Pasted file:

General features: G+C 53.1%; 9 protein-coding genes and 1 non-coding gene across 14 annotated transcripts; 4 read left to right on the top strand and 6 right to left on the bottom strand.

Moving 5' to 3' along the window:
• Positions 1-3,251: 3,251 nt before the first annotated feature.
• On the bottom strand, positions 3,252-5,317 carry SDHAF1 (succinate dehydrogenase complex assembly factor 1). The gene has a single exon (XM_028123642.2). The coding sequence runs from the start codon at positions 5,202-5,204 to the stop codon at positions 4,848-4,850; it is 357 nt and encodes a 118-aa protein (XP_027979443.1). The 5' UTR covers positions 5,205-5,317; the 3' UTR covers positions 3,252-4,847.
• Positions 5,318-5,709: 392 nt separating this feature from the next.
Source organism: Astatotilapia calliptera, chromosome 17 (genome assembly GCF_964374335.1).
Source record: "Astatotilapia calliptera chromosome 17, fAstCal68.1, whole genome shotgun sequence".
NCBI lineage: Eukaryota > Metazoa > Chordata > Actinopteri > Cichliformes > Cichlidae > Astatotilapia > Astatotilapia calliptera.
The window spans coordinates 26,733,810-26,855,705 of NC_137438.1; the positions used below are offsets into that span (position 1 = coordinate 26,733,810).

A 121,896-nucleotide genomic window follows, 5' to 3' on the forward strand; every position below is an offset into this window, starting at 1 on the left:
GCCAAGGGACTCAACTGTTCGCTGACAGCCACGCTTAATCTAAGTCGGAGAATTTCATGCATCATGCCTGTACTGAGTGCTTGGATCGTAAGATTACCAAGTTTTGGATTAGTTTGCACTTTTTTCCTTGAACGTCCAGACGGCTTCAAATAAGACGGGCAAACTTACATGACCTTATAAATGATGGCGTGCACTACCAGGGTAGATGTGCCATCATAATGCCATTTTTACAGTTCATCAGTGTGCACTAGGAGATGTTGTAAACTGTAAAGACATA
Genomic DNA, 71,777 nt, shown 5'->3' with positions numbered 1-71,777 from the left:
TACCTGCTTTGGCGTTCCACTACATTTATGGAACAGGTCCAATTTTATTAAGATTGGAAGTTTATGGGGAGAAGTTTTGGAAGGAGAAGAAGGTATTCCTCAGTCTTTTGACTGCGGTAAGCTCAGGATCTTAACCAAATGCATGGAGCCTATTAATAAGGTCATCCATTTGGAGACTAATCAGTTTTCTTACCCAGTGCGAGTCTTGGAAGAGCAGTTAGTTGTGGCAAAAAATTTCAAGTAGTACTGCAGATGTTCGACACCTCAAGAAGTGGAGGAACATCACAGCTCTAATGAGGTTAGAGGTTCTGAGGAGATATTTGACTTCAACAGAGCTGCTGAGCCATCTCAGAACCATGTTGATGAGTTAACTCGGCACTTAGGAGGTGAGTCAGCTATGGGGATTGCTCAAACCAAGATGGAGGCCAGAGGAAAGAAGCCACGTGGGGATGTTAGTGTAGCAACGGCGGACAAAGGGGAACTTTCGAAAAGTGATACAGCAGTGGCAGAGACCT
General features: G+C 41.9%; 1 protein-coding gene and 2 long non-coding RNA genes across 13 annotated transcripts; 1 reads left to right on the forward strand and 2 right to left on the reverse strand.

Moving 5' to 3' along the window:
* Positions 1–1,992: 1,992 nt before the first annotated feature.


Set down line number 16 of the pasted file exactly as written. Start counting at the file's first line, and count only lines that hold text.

* Positions 1–1,992: 1,992 nt before the first annotated feature.